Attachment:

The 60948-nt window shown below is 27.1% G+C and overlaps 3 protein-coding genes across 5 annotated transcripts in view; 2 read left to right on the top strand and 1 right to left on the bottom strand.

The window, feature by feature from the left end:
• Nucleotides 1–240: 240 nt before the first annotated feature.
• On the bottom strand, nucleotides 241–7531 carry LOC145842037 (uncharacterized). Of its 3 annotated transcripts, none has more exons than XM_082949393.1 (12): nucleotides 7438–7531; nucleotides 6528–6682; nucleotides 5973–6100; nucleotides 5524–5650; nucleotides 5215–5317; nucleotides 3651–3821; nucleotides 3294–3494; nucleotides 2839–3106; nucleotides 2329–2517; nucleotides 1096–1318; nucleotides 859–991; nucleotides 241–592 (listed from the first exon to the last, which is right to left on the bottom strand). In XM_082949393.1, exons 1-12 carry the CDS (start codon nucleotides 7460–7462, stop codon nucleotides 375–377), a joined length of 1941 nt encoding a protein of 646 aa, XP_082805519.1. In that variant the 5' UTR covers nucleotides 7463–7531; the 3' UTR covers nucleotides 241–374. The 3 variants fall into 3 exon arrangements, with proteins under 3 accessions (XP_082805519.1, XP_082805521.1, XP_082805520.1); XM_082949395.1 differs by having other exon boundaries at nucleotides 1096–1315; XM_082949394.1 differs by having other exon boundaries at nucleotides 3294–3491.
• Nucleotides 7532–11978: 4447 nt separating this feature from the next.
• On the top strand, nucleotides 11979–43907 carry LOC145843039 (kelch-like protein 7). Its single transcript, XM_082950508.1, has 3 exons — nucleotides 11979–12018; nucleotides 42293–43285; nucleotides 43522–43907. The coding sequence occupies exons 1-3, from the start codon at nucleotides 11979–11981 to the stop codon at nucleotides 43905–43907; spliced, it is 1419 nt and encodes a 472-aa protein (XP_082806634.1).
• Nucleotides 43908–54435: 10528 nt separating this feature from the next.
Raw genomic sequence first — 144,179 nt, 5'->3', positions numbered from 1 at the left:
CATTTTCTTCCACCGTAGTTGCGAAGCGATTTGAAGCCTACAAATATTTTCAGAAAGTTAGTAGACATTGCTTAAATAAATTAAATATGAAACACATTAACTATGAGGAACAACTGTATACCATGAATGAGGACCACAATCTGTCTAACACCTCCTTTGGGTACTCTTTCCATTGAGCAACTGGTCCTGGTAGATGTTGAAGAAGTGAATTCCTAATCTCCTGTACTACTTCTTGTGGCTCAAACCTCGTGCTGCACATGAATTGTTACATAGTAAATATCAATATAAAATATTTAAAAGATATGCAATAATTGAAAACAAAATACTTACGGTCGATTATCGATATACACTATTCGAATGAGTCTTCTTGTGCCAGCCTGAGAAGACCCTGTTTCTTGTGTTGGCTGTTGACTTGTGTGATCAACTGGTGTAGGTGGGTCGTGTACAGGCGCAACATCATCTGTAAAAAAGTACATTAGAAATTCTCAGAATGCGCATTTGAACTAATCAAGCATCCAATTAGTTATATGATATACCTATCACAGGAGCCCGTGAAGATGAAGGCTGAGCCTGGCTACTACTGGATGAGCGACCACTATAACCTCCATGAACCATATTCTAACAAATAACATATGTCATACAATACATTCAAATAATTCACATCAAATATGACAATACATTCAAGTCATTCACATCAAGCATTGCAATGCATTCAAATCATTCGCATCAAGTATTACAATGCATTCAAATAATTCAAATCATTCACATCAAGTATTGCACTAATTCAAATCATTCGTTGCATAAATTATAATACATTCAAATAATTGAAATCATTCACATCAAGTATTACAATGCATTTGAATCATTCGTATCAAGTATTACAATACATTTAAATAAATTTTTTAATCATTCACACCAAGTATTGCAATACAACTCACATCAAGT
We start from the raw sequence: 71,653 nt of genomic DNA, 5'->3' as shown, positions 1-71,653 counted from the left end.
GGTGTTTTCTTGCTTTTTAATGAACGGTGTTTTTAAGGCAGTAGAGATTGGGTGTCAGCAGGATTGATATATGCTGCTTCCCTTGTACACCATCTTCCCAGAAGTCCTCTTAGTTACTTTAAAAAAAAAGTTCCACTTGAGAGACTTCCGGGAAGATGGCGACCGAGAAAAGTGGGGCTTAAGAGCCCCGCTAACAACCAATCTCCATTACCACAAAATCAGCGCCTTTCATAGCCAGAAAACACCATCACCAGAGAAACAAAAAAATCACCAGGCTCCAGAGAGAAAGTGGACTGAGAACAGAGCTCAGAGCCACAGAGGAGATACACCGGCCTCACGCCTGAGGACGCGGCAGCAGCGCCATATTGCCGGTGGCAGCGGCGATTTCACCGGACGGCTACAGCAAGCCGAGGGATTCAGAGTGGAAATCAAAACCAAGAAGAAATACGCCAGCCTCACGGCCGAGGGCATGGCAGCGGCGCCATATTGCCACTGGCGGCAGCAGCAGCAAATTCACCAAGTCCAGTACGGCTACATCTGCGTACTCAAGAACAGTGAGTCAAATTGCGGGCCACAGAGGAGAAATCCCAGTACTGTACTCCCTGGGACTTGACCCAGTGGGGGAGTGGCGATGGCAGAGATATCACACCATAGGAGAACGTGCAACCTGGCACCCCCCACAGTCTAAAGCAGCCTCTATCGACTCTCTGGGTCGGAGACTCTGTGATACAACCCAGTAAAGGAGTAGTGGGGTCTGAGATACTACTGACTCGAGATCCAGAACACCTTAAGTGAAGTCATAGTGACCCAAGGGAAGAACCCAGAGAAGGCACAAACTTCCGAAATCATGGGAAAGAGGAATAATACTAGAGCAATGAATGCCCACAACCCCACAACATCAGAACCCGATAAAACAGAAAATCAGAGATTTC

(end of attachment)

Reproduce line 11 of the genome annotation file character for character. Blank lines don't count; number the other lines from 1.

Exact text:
GGTGTTTTCTTGCTTTTTAATGAACGGTGTTTTTAAGGCAGTAGAGATTGGGTGTCAGCAGGATTGATATATGCTGCTTCCCTTGTACACCATCTTCCCAGAAGTCCTCTTAGTTACTTTAAAAAAAAAGTTCCACTTGAGAGACTTCCGGGAAGATGGCGACCGAGAAAAGTGGGGCTTAAGAGCCCCGCTAACAACCAATCTCCATTACCACAAAATCAGCGCCTTTCATAGCCAGAAAACACCATCACCAGAGAAACAAAAAAATCACCAGGCTCCAGAGAGAAAGTGGACTGAGAACAGAGCTCAGAGCCACAGAGGAGATACACCGGCCTCACGCCTGAGGACGCGGCAGCAGCGCCATATTGCCGGTGGCAGCGGCGATTTCACCGGACGGCTACAGCAAGCCGAGGGATTCAGAGTGGAAATCAAAACCAAGAAGAAATACGCCAGCCTCACGGCCGAGGGCATGGCAGCGGCGCCATATTGCCACTGGCGGCAGCAGCAGCAAATTCACCAAGTCCAGTACGGCTACATCTGCGTACTCAAGAACAGTGAGTCAAATTGCGGGCCACAGAGGAGAAATCCCAGTACTGTACTCCCTGGGACTTGACCCAGTGGGGGAGTGGCGATGGCAGAGATATCACACCATAGGAGAACGTGCAACCTGGCACCCCCCACAGTCTAAAGCAGCCTCTATCGACTCTCTGGGTCGGAGACTCTGTGATACAACCCAGTAAAGGAGTAGTGGGGTCTGAGATACTACTGACTCGAGATCCAGAACACCTTAAGTGAAGTCATAGTGACCCAAGGGAAGAACCCAGAGAAGGCACAAACTTCCGAAATCATGGGAAAGAGGAATAATACTAGAGCAATGAATGCCCACAACCCCACAACATCAGAACCCGATAAAACAGAAAATCAGAGATTTC